I was looking things up on-line the other day (also known as displacement activities or avoidance techniques) and came across the curriculum of the Montreal Circus School: balancing, flexibility, juggling, philosophy and ethics…who knew that there could be such an overlap of topics between the Montreal Circus School and In Ministry Year at Dio? Admittedly, I am quite certain the content of the courses is radically different.
Since starting the In Ministry Year at the end of August, no two weeks have been alike. Gone are the days of “if it’s Tuesday and 1 pm, it must be insert name of course here”. This may all be a very clever way of getting students used to reality of working in a parish: no two days the same and keeping any number of plates spinning – pastoral care, education, administration, outreach, (just to name a few of them) and of course, prayer and study. The breadth of topics of study is impressive – from reading the medieval mysticism of The Cloud of Unknowing through reading contemporary theology, all the way to playing with nearly life size puppets in learning about children’s spirituality and education in the church. It’s all challenging and very exciting.
I am getting to know the Church of the Epiphany better; learning to knit (and purl!) with the Knit Wits, and joining in yoga classes. I am also getting to know about the greater community in which the church is set, the people and the organizations that help those in need. The Epiphany community continues to change and grow. Reverend Annie Ittoshat and the Inuit community that has been worshipping in Lachine are moving to Epiphany on the first Sunday in November. I don’t know what the Spirit has in store for us all, but there will be opportunities for new experiences, for fellowship, friendship and learning (the latter perhaps especially for those of us who are non-Inuit).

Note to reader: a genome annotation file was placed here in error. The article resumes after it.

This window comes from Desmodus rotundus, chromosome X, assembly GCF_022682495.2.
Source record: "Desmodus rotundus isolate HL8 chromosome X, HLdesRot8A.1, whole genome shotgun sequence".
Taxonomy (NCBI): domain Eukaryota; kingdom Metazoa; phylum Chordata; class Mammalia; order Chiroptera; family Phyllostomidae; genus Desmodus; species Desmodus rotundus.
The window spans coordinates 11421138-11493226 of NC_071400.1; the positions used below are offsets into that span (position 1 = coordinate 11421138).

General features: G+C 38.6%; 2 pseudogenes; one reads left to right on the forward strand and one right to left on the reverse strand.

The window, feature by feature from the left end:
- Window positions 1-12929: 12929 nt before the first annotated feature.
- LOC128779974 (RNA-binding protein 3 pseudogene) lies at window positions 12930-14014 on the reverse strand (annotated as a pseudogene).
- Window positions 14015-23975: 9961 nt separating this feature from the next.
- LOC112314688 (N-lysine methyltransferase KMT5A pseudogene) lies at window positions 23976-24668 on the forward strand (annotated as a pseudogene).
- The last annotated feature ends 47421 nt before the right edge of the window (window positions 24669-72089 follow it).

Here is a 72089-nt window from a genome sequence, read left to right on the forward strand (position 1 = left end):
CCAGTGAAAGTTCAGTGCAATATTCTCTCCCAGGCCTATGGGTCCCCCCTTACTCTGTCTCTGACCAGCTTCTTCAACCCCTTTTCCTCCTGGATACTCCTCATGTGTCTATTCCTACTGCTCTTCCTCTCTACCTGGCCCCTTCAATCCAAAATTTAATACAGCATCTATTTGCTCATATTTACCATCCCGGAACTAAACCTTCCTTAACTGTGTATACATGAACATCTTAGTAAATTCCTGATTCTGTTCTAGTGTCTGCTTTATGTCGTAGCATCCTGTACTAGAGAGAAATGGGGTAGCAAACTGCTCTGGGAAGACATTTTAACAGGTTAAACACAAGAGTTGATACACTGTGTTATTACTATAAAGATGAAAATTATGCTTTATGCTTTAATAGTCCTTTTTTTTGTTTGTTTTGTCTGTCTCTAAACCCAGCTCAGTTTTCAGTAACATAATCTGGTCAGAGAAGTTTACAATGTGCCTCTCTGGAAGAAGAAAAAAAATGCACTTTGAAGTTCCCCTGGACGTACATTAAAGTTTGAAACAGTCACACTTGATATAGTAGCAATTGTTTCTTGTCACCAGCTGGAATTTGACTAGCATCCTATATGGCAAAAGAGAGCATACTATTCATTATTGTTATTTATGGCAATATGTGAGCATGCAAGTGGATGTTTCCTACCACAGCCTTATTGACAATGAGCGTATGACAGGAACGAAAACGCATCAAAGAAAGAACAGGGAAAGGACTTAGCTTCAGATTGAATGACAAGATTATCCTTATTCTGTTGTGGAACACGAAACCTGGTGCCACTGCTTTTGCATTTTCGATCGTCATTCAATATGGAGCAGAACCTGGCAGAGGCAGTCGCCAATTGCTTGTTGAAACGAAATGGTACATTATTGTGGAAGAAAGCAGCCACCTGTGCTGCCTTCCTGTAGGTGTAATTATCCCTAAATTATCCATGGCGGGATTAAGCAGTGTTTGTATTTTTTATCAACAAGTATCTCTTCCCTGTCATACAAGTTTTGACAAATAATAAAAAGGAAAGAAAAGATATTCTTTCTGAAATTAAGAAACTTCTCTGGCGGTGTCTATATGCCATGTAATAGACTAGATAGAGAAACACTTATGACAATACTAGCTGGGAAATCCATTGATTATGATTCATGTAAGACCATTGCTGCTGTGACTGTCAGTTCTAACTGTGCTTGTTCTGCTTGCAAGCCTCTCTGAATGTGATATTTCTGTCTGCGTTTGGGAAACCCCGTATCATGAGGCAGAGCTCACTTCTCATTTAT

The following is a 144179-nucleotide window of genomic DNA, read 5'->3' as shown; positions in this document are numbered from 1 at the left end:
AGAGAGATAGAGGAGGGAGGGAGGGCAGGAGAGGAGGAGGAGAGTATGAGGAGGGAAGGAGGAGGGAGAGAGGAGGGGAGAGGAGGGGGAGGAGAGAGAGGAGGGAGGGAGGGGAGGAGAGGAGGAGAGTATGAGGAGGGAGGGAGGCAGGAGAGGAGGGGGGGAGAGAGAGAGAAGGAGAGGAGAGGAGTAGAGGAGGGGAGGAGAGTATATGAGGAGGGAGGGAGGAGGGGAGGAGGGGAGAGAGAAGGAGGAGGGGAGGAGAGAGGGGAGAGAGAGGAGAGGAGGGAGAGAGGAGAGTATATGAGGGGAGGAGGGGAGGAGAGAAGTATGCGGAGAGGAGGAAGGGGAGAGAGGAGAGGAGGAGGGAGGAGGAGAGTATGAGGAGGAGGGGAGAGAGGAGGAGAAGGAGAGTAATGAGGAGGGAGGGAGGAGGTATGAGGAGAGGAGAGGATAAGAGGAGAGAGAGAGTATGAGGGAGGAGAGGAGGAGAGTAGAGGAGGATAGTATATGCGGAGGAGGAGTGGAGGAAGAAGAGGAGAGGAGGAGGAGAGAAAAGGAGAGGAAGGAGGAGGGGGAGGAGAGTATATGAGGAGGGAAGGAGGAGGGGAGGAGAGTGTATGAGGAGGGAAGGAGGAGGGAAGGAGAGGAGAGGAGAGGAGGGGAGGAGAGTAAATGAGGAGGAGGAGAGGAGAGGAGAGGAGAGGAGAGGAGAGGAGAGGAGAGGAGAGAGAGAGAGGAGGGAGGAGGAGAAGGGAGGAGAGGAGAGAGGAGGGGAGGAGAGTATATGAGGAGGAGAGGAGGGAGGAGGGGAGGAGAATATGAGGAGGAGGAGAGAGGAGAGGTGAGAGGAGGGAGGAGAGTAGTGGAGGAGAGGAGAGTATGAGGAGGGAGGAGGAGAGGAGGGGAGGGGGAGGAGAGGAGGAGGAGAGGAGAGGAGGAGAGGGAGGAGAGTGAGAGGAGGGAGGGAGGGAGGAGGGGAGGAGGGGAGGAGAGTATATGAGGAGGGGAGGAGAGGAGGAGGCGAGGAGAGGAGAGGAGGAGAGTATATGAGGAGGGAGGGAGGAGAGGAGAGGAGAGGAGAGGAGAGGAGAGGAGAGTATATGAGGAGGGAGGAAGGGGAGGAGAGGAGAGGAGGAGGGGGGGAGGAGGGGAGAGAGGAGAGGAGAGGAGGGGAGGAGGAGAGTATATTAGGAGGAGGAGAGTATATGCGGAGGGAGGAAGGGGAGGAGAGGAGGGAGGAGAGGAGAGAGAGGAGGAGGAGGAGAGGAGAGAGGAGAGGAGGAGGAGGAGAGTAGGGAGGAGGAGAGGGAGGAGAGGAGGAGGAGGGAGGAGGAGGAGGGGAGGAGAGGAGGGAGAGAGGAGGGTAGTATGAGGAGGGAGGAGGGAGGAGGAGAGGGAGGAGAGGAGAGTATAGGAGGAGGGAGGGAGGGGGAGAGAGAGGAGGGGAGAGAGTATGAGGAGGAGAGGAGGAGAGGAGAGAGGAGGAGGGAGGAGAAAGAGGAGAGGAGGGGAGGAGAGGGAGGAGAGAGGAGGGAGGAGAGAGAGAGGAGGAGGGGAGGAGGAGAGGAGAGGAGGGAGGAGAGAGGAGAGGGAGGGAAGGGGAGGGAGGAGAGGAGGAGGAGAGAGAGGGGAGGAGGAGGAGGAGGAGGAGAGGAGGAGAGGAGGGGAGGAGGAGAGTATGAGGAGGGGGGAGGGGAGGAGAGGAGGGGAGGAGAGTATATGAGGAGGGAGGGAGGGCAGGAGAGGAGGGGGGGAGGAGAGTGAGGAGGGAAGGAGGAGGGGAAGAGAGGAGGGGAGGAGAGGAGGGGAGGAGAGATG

One of the most important tasks set for In Ministry Year students is theological reflection – reflecting on and examining our experiences and interpreting them through scripture, culture, tradition to gain insight and awareness of God in our lives and experiences. This exercise also keeps the busyness and all of the activities in which we are involved in perspective. Being part of the larger community of the Montreal School of Theology, with students from other Christian traditions, is very helpful – bringing a wider diversity of experience, interpretation, and tradition to the discussion.
In Ministry students continue to participate in community life at Dio. A needed – or at least desirable – skill for parish ministry is the ability to sing, preferably well, and if not well, then well enough not to have the people in the pews reaching for earplugs. These two requirements overlap gracefully at Sunday Compline. Prayer and candlelight, reflection and learning, it’s a luminous combination at any time, not just for those studying for ministry or spinning too many plates. Come and join us in St Luke’s chapel Sunday evenings at 8 o’clock in person or on-line for spiritual rest and refreshment.